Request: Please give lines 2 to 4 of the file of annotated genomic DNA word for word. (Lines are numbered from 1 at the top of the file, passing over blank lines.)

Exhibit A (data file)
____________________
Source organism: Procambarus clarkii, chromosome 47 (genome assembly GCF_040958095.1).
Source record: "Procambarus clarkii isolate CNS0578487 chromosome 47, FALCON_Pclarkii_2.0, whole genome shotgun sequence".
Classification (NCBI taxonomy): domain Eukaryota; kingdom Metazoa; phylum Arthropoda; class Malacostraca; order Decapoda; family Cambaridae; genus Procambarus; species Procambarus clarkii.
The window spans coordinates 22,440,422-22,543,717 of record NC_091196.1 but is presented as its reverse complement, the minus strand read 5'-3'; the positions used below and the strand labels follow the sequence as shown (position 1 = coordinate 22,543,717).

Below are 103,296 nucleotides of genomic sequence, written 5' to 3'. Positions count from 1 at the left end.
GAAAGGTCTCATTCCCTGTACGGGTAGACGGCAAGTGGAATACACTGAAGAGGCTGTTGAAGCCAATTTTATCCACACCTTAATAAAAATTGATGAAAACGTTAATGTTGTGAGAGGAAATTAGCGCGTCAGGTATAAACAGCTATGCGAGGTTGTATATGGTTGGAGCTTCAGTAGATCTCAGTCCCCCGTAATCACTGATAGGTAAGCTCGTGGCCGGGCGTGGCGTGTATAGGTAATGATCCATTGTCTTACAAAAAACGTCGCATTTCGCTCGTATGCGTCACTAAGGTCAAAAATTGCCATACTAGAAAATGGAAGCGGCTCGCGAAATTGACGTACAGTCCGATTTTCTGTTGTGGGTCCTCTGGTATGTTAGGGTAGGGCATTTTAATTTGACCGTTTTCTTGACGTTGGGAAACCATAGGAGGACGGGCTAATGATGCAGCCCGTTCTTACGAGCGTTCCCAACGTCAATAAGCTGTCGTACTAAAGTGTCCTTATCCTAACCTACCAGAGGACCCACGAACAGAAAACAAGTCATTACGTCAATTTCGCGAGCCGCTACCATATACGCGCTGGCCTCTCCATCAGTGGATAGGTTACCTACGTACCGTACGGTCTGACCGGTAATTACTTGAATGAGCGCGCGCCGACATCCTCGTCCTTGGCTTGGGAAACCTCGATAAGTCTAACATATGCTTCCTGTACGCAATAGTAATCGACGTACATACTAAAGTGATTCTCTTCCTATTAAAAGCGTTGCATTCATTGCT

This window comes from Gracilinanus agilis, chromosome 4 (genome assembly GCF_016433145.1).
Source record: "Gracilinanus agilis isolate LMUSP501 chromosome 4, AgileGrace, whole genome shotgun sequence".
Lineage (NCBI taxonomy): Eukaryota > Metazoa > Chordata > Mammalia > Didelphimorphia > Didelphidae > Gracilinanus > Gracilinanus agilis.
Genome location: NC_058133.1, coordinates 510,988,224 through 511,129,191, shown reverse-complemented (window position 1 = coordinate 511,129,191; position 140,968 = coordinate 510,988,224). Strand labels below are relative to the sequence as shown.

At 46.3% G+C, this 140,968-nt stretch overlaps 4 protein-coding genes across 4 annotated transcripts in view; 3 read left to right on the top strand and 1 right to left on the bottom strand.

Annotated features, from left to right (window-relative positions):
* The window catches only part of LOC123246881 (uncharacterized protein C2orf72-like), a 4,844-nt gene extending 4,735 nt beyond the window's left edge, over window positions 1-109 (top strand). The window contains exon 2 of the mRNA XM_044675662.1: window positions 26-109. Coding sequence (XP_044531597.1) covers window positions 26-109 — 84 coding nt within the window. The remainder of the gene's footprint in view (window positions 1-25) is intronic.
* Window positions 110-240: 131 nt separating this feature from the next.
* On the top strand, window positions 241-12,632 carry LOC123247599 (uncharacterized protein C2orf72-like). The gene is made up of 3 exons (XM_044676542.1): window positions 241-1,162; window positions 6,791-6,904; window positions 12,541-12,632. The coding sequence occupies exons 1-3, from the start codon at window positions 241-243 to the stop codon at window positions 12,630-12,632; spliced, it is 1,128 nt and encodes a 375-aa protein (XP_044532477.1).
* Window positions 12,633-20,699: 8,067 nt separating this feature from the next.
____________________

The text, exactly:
Source record: "Procambarus clarkii isolate CNS0578487 chromosome 47, FALCON_Pclarkii_2.0, whole genome shotgun sequence".
Classification (NCBI taxonomy): domain Eukaryota; kingdom Metazoa; phylum Arthropoda; class Malacostraca; order Decapoda; family Cambaridae; genus Procambarus; species Procambarus clarkii.
The window spans coordinates 22,440,422-22,543,717 of record NC_091196.1 but is presented as its reverse complement, the minus strand read 5'-3'; the positions used below and the strand labels follow the sequence as shown (position 1 = coordinate 22,543,717).